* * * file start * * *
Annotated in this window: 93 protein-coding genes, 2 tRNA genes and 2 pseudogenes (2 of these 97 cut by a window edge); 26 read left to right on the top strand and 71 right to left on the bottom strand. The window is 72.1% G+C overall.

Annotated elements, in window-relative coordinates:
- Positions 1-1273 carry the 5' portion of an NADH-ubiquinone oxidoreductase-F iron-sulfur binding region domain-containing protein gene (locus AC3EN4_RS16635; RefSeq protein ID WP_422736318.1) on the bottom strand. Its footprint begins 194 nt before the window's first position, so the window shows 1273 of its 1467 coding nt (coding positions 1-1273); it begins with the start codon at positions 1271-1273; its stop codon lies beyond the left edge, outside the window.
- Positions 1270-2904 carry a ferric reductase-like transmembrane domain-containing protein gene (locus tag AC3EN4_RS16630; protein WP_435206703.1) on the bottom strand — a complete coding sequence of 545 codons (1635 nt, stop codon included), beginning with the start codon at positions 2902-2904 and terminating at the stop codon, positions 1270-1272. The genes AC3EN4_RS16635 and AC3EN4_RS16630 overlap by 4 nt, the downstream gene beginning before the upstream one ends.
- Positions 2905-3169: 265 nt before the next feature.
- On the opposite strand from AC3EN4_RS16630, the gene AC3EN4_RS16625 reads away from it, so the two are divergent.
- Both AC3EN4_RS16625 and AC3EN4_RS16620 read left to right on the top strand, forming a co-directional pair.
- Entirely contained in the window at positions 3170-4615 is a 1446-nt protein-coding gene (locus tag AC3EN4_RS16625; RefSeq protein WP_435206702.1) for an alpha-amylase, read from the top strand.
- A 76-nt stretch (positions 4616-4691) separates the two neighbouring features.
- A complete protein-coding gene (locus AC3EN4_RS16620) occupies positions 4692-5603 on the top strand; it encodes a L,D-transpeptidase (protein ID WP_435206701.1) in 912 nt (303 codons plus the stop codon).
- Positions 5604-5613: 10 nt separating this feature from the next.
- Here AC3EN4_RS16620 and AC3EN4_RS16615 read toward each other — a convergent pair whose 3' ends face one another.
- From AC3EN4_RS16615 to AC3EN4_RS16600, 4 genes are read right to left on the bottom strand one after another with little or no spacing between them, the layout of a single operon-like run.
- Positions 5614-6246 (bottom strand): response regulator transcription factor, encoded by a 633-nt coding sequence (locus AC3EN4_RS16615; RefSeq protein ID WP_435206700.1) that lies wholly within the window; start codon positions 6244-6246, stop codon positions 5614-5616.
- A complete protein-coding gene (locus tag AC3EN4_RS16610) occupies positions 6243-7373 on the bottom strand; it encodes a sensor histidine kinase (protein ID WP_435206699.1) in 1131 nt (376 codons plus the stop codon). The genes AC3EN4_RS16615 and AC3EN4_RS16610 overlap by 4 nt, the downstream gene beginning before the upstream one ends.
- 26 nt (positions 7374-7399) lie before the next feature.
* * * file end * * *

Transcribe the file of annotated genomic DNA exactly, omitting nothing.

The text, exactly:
Annotated in this window: 93 protein-coding genes, 2 tRNA genes and 2 pseudogenes (2 of these 97 cut by a window edge); 26 read left to right on the top strand and 71 right to left on the bottom strand. The window is 72.1% G+C overall.

Annotated elements, in window-relative coordinates:
- Positions 1-1273 carry the 5' portion of an NADH-ubiquinone oxidoreductase-F iron-sulfur binding region domain-containing protein gene (locus AC3EN4_RS16635; RefSeq protein ID WP_422736318.1) on the bottom strand. Its footprint begins 194 nt before the window's first position, so the window shows 1273 of its 1467 coding nt (coding positions 1-1273); it begins with the start codon at positions 1271-1273; its stop codon lies beyond the left edge, outside the window.
- Positions 1270-2904 carry a ferric reductase-like transmembrane domain-containing protein gene (locus tag AC3EN4_RS16630; protein WP_435206703.1) on the bottom strand — a complete coding sequence of 545 codons (1635 nt, stop codon included), beginning with the start codon at positions 2902-2904 and terminating at the stop codon, positions 1270-1272. The genes AC3EN4_RS16635 and AC3EN4_RS16630 overlap by 4 nt, the downstream gene beginning before the upstream one ends.
- Positions 2905-3169: 265 nt before the next feature.
- On the opposite strand from AC3EN4_RS16630, the gene AC3EN4_RS16625 reads away from it, so the two are divergent.
- Both AC3EN4_RS16625 and AC3EN4_RS16620 read left to right on the top strand, forming a co-directional pair.
- Entirely contained in the window at positions 3170-4615 is a 1446-nt protein-coding gene (locus tag AC3EN4_RS16625; RefSeq protein WP_435206702.1) for an alpha-amylase, read from the top strand.
- A 76-nt stretch (positions 4616-4691) separates the two neighbouring features.
- A complete protein-coding gene (locus AC3EN4_RS16620) occupies positions 4692-5603 on the top strand; it encodes a L,D-transpeptidase (protein ID WP_435206701.1) in 912 nt (303 codons plus the stop codon).
- Positions 5604-5613: 10 nt separating this feature from the next.
- Here AC3EN4_RS16620 and AC3EN4_RS16615 read toward each other — a convergent pair whose 3' ends face one another.
- From AC3EN4_RS16615 to AC3EN4_RS16600, 4 genes are read right to left on the bottom strand one after another with little or no spacing between them, the layout of a single operon-like run.
- Positions 5614-6246 (bottom strand): response regulator transcription factor, encoded by a 633-nt coding sequence (locus AC3EN4_RS16615; RefSeq protein ID WP_435206700.1) that lies wholly within the window; start codon positions 6244-6246, stop codon positions 5614-5616.
- A complete protein-coding gene (locus tag AC3EN4_RS16610) occupies positions 6243-7373 on the bottom strand; it encodes a sensor histidine kinase (protein ID WP_435206699.1) in 1131 nt (376 codons plus the stop codon). The genes AC3EN4_RS16615 and AC3EN4_RS16610 overlap by 4 nt, the downstream gene beginning before the upstream one ends.
- 26 nt (positions 7374-7399) lie before the next feature.